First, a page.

wed 28/09/2022

Dance reviews, news & interviews

The Goldberg Variations, De Keersmaeker, Kolesnikov, Sadler's Wells review - keyboard harmony and atonal dance

David Nice

Jean-Guihen Queyras and five dancers of Anne Teresa De Keersmaeker’s Rosas company in the Bach Cello Suites was a thing of constantly evolving wonder. So too is Pavel Kolesnikov’s ongoing dialogue with Bach’s Goldberg Variations, different every time he plays them. Would De Keersmaeker alone be able to hold her own dancing to this inventory of technical rigour and human emotions?

theartsdesk at the Ravenna Festival 2022 - body and soul in perfect balance

David Nice

For once, a festival theme has meaning. “Tra la carne e il cielo”, “Between flesh and heaven”, is how Pier Paolo Pasolini, the centenary of whose birth we mark this year, defined his early experience of hearing the Siciliana movement of Bach’s First Violin Sonata (adding that he inclined to the fleshly). It provided the perfect epigraph to the four Ravenna Festival performances I attended this year, three of them as stunning as any hybrid event I’ve ever witnessed.

The Rite of Spring, Pina Bausch/École des Sables...

Jenny Gilbert

Superstition, herd instinct, brutality, base terror. Whatever the precise narrative themes of Pina Bausch's response to The Rite of Spring – the most...

The Car Man, Royal Albert Hall review - grand...

Katie Colombus

Ever since his re-staging of Tchaikovsky’s Swan Lake, Matthew Bourne has managed to update the art of storytelling through dance steps and gesture in...

Like Water for Chocolate, Royal Ballet review -...

Jenny Gilbert

When George Balanchine said that “there are no mothers-in-law in ballet”, he wasn’t just stating the obvious. He meant that there are some things...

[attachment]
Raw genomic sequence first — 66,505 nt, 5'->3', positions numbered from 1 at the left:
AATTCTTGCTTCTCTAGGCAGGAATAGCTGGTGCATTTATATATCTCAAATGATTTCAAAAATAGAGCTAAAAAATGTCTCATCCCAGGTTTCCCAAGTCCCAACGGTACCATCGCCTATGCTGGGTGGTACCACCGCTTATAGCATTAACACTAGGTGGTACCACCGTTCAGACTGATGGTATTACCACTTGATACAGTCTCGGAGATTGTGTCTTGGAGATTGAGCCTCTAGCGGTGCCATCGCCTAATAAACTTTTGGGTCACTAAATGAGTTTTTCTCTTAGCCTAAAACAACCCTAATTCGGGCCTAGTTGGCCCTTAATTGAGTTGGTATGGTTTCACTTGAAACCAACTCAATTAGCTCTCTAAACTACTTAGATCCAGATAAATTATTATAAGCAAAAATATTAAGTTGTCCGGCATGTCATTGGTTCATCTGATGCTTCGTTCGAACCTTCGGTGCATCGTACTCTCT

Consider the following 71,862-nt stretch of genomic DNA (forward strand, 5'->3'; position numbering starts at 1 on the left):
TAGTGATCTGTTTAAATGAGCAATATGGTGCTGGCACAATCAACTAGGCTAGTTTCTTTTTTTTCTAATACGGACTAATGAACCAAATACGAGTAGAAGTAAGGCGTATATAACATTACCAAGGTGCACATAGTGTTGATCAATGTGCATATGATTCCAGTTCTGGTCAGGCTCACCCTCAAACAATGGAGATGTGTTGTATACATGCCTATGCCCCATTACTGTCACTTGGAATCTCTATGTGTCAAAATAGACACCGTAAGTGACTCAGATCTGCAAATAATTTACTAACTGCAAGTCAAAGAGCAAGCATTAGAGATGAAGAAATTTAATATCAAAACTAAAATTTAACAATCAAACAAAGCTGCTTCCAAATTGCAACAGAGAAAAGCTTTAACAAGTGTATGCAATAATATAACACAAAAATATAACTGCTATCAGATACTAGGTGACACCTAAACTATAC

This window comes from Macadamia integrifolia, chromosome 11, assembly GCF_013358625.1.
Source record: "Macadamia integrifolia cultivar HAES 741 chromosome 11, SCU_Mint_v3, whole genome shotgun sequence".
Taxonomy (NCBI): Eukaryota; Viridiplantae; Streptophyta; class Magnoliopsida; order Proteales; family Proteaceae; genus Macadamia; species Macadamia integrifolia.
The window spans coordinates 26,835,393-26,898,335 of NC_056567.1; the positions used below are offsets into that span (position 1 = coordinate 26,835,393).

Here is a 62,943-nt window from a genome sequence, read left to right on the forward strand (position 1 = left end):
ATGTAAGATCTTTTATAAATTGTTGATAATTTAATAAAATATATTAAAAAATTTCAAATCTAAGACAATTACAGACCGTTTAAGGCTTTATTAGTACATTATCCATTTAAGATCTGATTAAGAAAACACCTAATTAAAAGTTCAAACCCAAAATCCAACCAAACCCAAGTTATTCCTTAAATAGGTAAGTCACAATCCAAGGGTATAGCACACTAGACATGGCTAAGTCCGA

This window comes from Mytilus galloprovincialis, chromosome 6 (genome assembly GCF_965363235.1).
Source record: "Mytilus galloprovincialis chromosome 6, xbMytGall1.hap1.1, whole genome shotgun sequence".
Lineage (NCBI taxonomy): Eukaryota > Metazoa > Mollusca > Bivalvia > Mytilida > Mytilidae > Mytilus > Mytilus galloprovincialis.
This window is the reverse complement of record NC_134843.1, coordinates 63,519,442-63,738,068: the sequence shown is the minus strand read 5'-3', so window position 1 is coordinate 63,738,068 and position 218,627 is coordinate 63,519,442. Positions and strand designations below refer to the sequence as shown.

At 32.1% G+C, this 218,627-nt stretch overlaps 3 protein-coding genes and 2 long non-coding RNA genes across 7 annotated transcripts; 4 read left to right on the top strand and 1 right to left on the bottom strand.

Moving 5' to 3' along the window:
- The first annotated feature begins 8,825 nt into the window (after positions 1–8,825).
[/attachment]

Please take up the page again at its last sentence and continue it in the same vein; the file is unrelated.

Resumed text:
Carmen, Queen Elizabeth Hall review - a flawed but fascinating retread

Jenny Gilbert

Osipova mesmerises in a new contemporary dance chamber-version that doesn't quite hit its mark

Sacre, Circa Contemporary Circus, Brighton Festival review - an astonishing assortment of lifts and throws, daring and strength

Katie Colombus

Re-imagining 'The Rite of Spring' and re-defining the boundaries of circus

Classical CDs: Toyshops, begging gods and a good year for Austrian music

Graham Rickson

Classical piano music, French symphonies and a big box of ballets

Dance for Ukraine, London Coliseum, online review - a gala to remember

Jenny Gilbert

Swiftly-assembled charity effort demonstrates dancers' engagement with the world

The Weathering/Solo Echo/DGV, Royal Ballet review - the dancer as chameleon

Jenny Gilbert

Strong one-act works by Kyle Abraham and Crystal Pite show the dancers at their adaptive best

Swan Lake, Royal Ballet review - a magnificent revival

Jenny Gilbert

Liam Scarlett's production strikes a suitably mournful note on its second time out

The unexpurgated Clement Crisp - in memoriam

Ismene Brown

The titan of ballet critics, who has died at 95, once agreed to be grilled - with scorching results

La Mif review - Swiss docu-drama focuses on troubled teens

Saskia Baron

Ambitious but overly didactic portrait of a social work system struggling with emotional conflict

NDT2, Sadler's Wells review - a diverse triple bill

Katie Colombus

A joyful showcase of technical skill and choreographic range

Saturday Night Fever, Peacock Theatre review - crowd-pleaser stays true to its roots

Gary Naylor

Iconic film on stage heats up the West End

Acosta Danza, Sadler's Wells review - here comes the sun

Jenny Gilbert

The young Cuban company's third UK visit is a joy, and an education

Kontakthof, Tanztheater Wuppertal Pina Bausch review - struggling to make contact

Jenny Gilbert

Emotional connection is not guaranteed in this latest revival from the Pina back catalogue

Raymonda, English National Ballet, Coliseum review - a creaky old standard, lavishly restored to health

Jenny Gilbert

Tamara Rojo gives an ailing veteran a shot in the arm

Best of 2021: Dance

Jenny Gilbert

There was gold among the rubble in this wreck of a year for dance

Matthew Bourne's Nutcracker!, Sadler's Wells Theatre review - new candy, but the nuts are off

Ismene Brown